Maxim Suraikin, 39, is the candidate of Communists of Russia, a party that broke away from the Communist Party of the Russian Federation (CPRF) in 2012. Previously a leading member of the CPRF, Suraikin wants to bring back the USSR, re-nationalize many parts of the Russian economy, and end the moratorium on the death penalty. He is an unapologetic "Leninist-Stalinist."
Vladimir Zhirinovsky, 71, is the long-time head of the Liberal Democratic Party (LDP), the first official opposition party allowed in the USSR on the eve of its collapse. There is some documentary evidence that the creation of the LDP was a project of the CPSU and the KGB to create the appearance of an independent opposition party.
Despite its misleading name, the LDP is a hard-right, nationalist party and Zhirinovsky, who is a lawyer by training, has been a long-time member of the State Duma and the LDP's perennial presidential candidate. This is his 6th run for the presidency. A flamboyant politician well-known for his outrageous comments and occasional fistfights in the State Duma, Zhirinovsky has advocated forcefully retaking the territories of former Soviet Union, reclaiming Alaska, and promising free vodka and creating a police state if elected.
Grigory Yavlinsky, 65, is the leader of the liberal Yabloko Party, founded in 1995. He is currently an Economics professor in Moscow. Like Vladimir Zhirinovsky, he is a long-time politician familiar to Russian voters. Briefly an economic advisor to President Gorbachev, he was a persistent critic of President Yeltsin for Russia’s economic problems in the early post-Soviet years. Yavlinsky has twice previously run for president in 1996 and 2000. He submitted two million nominating signatures for the 2012 presidential election but was nevertheless disqualified by the CEC.
Originally from the western Ukraine city of L’viv, Yavlinsky opposes Russia's annexation of Crimea and is campaigning on a platform of peacefully resolving the Ukrainian conflict and implementing liberal economic reforms.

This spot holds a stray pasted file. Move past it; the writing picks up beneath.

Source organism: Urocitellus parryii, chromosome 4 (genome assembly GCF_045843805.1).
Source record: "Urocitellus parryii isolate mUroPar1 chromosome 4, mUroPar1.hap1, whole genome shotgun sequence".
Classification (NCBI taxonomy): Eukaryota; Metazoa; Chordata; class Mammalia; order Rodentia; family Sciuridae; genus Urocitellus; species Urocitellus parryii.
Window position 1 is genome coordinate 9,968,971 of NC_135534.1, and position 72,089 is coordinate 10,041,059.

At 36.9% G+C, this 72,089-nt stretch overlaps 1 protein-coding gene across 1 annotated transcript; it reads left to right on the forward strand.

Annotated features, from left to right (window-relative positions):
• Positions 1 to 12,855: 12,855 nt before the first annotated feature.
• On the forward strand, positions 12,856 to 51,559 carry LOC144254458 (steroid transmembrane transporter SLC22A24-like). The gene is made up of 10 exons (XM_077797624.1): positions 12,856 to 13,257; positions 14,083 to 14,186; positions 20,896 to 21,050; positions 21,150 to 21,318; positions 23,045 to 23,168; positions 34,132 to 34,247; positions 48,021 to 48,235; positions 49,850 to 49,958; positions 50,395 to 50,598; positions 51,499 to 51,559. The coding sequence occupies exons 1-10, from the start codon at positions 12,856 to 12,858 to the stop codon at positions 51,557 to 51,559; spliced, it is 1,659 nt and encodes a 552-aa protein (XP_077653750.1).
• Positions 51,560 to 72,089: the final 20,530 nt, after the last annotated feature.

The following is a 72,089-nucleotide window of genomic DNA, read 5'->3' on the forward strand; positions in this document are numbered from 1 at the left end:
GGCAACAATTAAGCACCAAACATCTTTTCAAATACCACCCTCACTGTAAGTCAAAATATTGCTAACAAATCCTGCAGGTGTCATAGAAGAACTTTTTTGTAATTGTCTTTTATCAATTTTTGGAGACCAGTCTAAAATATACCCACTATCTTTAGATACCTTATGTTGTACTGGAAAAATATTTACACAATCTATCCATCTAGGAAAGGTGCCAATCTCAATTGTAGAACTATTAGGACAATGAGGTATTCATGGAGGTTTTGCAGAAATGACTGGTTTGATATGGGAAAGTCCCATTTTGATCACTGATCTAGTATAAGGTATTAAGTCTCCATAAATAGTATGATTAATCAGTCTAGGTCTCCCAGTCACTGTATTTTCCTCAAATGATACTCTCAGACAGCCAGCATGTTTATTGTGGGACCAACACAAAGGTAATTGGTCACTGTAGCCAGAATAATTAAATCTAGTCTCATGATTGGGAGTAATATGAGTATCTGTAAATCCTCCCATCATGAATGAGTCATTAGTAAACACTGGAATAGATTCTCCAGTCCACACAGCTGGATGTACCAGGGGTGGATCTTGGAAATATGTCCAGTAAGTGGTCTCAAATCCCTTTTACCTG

Ksenia Sobchak, 36, is well-known to Russians as a journalist and entertainer. She is the daughter of the late Anatoly Sobchak, the first freely-elected mayor of St. Petersburg who was Vladimir Putin’s political mentor. Thus, her relationship with President Putin is a long one. While she is critical of some of Putin’s policies, for example the annexation of Crimea, part of her political platform is to not personally criticize President Putin.
President Vladimir Putin, 65, is attempting to win his fourth term as Russia’s president. The former head of the FSB (previously KGB) and the last Prime Minister under President Boris Yeltsin, Putin was the Acting President, briefly, when Boris Yeltsin resigned. Putin was elected to a four-year term of his own as President in March 2000 and re-elected in 2004. Constitutionally prevented from a third consecutive term in 2008, Putin again served as Prime Minister, this time for his protégé, Dmitri Medvedev, who was President from 2008 to 2012. In 2012 Putin won a third term (now six years).
Putin is genuinely and widely popular in Russia as the antidote to the Yeltsin administration. He has recentralized power in Russia, managed the economy sufficiently despite low oil prices and western economic sanctions, and returned Russia to a prominent role on the world stage by annexing Crimea, intervening militarily in Syria, participating in the Iran nuclear deal, and meddling in the 2016 US presidential election. There is no doubt that President Putin will be re-elected. The only question is by what margin.
Not on the Ballot
There is one name notable for his exclusion from the ballot: Alexei Navalny. Navalny, 41, is a crusading anti-corruption politician and lawyer best known for organizing numerous anti-Putin demonstrations. Navalny has been convicted of embezzlement (which he claims was a politically-motivated, trumped –up charge), and of organizing ‘‘unauthorized’’ demonstrations. His convictions, according to the CEC, disqualify him from running for the presidency.
Nathan Richmond is Professor of Government at Utica College